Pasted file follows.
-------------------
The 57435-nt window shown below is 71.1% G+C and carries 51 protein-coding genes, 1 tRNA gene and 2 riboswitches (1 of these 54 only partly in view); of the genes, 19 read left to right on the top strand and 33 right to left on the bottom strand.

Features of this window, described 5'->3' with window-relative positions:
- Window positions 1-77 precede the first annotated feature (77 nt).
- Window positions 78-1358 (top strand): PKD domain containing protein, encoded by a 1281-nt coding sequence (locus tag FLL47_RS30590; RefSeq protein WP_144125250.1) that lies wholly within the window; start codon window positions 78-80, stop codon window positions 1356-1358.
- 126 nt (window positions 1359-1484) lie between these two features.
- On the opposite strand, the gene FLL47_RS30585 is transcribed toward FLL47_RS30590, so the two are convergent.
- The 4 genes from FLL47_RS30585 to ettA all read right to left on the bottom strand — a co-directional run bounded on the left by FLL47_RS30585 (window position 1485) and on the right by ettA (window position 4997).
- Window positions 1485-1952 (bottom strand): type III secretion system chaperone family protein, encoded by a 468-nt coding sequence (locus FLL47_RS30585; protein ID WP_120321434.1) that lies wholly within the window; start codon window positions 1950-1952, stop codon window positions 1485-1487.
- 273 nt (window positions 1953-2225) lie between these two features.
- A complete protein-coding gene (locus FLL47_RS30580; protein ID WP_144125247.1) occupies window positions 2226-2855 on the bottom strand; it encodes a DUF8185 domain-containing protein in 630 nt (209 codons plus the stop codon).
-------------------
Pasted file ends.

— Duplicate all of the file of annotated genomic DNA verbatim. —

The 57435-nt window shown below is 71.1% G+C and carries 51 protein-coding genes, 1 tRNA gene and 2 riboswitches (1 of these 54 only partly in view); of the genes, 19 read left to right on the top strand and 33 right to left on the bottom strand.

Features of this window, described 5'->3' with window-relative positions:
- Window positions 1-77 precede the first annotated feature (77 nt).
- Window positions 78-1358 (top strand): PKD domain containing protein, encoded by a 1281-nt coding sequence (locus tag FLL47_RS30590; RefSeq protein WP_144125250.1) that lies wholly within the window; start codon window positions 78-80, stop codon window positions 1356-1358.
- 126 nt (window positions 1359-1484) lie between these two features.
- On the opposite strand, the gene FLL47_RS30585 is transcribed toward FLL47_RS30590, so the two are convergent.
- The 4 genes from FLL47_RS30585 to ettA all read right to left on the bottom strand — a co-directional run bounded on the left by FLL47_RS30585 (window position 1485) and on the right by ettA (window position 4997).
- Window positions 1485-1952 (bottom strand): type III secretion system chaperone family protein, encoded by a 468-nt coding sequence (locus FLL47_RS30585; protein ID WP_120321434.1) that lies wholly within the window; start codon window positions 1950-1952, stop codon window positions 1485-1487.
- 273 nt (window positions 1953-2225) lie between these two features.
- A complete protein-coding gene (locus FLL47_RS30580; protein ID WP_144125247.1) occupies window positions 2226-2855 on the bottom strand; it encodes a DUF8185 domain-containing protein in 630 nt (209 codons plus the stop codon).